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Hearings Finished, Now the Negotiations Begin/Wolf Predicts June 30 Deadline Will Be Missed

The House and Senate completed their budget hearings with the Wolf Administration agency heads last week, and appear ready to get serious about looking at the budget itself.  But even before the first formal meetings among the House and Senate Leadership and the Governor, it appears all parties expect a contentious couple of months before the June 30 deadlines for a balanced state budget.

Gov. Wolf proposed a series of new taxes, which his team continues to insist must be looked at holistically.  The context of the proposal is to increase state programs and funds, increase taxes, and “change how Harrisburg works.”  It’s effective public rhetoric, especially as it promises reductions in vilified property taxes, but none of the legislators we’ve talked to gives the integrated proposals much realistic chance of actually getting done as the Governor wants.

This week, House Speaker Mike Turzai said the House leadership has been talking to the Governor’s staff, but that serious discussions must now take place.  The suggestion is that the Wolf Administration’s proposals are not serious, and must be reconsidered.  The House is insistent on passing liquor privatization as a budget funding matter as well as political ideology.  Senate Majority Leader Jake Corman said last week that unless and until the Wolf Administration works with the General Assembly to resolve state pension costs, the Senate will be unwilling to consider any other revenue enhancements.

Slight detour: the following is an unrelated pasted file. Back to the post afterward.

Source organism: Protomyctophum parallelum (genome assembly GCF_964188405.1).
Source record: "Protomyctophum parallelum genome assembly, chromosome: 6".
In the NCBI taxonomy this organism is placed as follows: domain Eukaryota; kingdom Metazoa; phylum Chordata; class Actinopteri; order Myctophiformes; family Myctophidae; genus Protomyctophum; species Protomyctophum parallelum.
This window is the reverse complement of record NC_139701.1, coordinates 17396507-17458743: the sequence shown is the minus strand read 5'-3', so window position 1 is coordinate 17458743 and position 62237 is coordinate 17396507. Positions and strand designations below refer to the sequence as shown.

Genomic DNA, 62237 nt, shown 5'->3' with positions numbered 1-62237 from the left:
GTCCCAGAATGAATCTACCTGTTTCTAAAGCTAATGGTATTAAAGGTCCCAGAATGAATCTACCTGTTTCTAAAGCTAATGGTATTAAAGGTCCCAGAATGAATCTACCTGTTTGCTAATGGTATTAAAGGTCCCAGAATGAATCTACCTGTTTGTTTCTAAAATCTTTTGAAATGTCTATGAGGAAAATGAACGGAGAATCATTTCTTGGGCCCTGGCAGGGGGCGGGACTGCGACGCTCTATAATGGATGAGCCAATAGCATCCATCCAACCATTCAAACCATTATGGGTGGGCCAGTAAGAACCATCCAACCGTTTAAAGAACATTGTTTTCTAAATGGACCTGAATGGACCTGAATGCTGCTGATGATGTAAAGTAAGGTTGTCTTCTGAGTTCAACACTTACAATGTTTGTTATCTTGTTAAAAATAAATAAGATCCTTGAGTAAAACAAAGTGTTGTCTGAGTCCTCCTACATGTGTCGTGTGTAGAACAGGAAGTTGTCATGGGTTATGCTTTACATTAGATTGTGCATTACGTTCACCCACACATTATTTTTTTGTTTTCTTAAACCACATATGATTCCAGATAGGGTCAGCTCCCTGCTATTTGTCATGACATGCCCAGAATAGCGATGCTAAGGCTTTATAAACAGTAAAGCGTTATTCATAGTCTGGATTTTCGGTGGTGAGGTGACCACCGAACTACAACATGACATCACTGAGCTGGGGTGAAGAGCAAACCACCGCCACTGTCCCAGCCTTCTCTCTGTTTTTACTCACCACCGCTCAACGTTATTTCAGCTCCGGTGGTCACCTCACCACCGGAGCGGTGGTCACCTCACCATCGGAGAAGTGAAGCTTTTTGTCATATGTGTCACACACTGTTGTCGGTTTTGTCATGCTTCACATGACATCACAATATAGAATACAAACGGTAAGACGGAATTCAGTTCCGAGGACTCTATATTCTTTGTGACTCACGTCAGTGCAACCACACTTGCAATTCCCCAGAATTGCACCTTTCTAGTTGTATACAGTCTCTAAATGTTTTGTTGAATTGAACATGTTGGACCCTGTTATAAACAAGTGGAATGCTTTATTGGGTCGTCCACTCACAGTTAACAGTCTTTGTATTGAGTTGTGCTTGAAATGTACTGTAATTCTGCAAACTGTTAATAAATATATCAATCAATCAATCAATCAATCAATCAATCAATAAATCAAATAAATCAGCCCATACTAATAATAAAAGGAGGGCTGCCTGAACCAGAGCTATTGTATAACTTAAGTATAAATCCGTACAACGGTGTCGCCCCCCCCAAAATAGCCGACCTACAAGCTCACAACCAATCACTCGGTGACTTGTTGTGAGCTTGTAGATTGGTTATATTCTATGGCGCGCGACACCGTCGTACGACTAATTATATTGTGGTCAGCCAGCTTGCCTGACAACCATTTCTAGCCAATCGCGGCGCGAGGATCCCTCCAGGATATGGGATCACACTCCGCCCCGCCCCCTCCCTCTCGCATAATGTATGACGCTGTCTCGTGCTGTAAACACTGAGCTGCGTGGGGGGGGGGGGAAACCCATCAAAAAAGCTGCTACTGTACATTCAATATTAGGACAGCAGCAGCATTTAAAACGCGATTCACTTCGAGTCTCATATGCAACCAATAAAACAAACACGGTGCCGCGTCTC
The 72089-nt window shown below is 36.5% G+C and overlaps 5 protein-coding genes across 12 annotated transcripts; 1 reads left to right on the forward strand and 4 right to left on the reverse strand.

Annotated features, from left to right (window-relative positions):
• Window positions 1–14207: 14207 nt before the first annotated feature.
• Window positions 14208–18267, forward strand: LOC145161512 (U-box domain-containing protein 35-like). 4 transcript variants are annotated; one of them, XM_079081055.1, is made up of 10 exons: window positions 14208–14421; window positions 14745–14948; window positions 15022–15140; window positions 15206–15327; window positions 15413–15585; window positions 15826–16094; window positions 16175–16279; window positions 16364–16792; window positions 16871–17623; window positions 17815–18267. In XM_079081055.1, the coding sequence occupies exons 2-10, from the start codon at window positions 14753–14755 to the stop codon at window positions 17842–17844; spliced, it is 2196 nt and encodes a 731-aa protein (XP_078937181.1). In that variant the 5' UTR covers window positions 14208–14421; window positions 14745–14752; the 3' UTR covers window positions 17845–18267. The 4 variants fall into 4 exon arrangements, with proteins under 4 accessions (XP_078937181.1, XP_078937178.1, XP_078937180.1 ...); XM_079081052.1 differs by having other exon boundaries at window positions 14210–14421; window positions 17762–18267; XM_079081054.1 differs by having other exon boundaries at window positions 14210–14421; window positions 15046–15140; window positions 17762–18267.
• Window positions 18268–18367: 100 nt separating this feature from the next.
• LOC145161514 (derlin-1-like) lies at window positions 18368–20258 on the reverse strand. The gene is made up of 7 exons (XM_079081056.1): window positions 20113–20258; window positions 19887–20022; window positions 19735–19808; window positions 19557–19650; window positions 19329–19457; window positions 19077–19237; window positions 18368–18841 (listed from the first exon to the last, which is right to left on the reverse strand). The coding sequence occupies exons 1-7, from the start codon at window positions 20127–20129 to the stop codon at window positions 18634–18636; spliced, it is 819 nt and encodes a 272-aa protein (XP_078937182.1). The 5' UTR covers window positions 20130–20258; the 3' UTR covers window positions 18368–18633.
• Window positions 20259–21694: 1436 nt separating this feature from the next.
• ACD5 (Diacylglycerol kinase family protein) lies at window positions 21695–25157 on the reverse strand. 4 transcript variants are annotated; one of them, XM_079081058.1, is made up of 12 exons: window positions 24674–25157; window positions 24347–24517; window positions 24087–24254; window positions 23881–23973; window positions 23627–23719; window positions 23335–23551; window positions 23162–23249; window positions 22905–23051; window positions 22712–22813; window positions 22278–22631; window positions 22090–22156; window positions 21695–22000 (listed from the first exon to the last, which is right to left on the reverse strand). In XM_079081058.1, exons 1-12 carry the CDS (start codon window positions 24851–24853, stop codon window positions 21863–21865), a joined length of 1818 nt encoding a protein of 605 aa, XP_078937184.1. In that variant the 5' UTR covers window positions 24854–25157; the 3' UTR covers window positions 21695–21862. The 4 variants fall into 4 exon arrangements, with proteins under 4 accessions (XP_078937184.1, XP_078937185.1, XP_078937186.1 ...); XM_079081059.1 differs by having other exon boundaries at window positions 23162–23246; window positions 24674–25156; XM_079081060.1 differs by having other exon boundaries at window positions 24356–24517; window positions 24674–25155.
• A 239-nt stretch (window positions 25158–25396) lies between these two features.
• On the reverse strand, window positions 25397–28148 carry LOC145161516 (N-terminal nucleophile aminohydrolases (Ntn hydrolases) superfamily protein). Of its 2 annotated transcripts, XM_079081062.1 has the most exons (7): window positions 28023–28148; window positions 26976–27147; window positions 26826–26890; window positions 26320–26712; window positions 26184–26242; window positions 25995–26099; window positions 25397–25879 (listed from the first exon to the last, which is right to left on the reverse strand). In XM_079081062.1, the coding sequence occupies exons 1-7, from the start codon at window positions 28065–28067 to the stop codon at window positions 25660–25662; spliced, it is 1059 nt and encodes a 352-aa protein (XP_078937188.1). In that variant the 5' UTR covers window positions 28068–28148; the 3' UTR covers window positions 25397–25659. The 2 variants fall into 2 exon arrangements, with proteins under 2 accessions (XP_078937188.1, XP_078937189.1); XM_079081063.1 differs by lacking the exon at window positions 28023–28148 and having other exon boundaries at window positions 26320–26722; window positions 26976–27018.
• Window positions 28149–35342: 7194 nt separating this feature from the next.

Governor Wolf on Tuesday said he doubts the state will enact the next fiscal year’s budget by the June 30 deadline, and we agree, expecting a long and partisan fight in the Capitol.  “I’m planning on spending the summer here,” Wolf quipped in an interview, adding, “And the fall, and the winter.”

His comments were an unusually stark assessment for a first-term governor facing a budget deadline nearly three months away, and Jennifer Kocher, spokeswoman for the Senate Republicans, said that the Wolf Administration “don’t appear to want to work with the Senate Republicans, but rather just make grand announcements and move forward from there.”

Wolf said he did not yet have a contingency plan to keep the government running if there was no budget agreement July 1. But, he said, “there will be plans in place in case the budget isn’t done on time.”

House Majority Leader Dave Reed said he thought the Governor’s comments were premature, and “lead one to believe he is new at this process.”  Reed said, “I would hope in the future, he would wait till we actually have a meeting before declaring we will have a late budget!”

Reed said the discussion should start with last year’s final budget as the beginning of those discussions, and the governor present the beginning of his discussions, and will ultimately meet in the middle. He noted members of the Republican caucus are interested in property tax reform, pension reform, and liquor privatization, and business tax reform.

Reed said he is confident that by June 30th the governor will have a balanced budget that funds the core functions of state government, and in a manner that is respectful to the taxpayers, on his desk.”

Reed said that with Governor Wolf declaring a “new day” in Harrisburg, he hopes that past history can be put aside to get some major public policy items completed for Pennsylvanians. He said he expected the House to address liquor reform, pension reform, and property tax reductions in a different and more aggressive way than was proposed by the governor.